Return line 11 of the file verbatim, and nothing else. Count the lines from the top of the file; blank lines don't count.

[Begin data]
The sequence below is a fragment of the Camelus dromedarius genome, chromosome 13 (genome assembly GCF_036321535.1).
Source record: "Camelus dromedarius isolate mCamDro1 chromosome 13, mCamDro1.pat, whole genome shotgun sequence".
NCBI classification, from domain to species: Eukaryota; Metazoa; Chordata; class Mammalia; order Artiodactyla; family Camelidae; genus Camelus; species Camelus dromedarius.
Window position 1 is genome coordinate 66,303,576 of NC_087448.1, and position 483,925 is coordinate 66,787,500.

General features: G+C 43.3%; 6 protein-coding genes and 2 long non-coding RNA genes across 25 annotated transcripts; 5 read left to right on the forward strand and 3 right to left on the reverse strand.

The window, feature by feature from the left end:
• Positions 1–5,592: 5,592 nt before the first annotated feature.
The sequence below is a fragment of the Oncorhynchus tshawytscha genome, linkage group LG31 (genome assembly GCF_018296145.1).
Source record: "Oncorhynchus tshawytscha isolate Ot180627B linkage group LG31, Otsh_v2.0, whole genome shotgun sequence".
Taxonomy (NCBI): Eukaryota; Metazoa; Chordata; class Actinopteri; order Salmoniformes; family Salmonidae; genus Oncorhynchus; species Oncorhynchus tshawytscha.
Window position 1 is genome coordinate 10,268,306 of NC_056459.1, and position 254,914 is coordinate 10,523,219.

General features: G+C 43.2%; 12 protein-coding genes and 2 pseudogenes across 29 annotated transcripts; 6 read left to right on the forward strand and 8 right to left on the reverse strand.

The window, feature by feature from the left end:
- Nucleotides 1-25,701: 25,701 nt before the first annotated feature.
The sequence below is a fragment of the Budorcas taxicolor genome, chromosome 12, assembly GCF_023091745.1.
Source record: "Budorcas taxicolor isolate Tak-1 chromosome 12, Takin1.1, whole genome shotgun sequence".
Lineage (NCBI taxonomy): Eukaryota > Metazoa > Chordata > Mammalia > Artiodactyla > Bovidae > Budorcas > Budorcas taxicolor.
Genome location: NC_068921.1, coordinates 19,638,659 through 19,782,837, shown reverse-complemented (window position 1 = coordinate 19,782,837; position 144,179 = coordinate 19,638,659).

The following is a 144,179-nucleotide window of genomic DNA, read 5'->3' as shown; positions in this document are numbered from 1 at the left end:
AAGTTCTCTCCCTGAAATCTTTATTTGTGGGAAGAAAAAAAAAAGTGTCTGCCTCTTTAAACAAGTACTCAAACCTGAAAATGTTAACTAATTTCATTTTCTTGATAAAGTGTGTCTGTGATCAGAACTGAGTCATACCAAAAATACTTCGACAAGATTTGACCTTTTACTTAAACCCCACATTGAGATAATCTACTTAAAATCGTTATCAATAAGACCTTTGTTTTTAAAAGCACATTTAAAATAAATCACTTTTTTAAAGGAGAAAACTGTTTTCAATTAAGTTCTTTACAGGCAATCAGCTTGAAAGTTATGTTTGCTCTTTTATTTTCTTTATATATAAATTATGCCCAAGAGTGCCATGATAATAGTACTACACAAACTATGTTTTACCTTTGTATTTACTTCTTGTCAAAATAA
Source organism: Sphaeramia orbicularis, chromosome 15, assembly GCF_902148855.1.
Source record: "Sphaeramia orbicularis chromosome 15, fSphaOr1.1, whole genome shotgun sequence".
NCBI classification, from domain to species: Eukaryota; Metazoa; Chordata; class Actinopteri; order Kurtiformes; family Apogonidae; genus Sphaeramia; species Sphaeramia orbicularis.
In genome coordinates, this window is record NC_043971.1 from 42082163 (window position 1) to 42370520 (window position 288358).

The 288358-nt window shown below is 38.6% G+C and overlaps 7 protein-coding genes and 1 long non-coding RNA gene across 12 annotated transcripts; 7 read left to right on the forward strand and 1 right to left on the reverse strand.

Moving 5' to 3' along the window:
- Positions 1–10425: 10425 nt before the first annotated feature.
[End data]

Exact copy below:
Window position 1 is genome coordinate 10,268,306 of NC_056459.1, and position 254,914 is coordinate 10,523,219.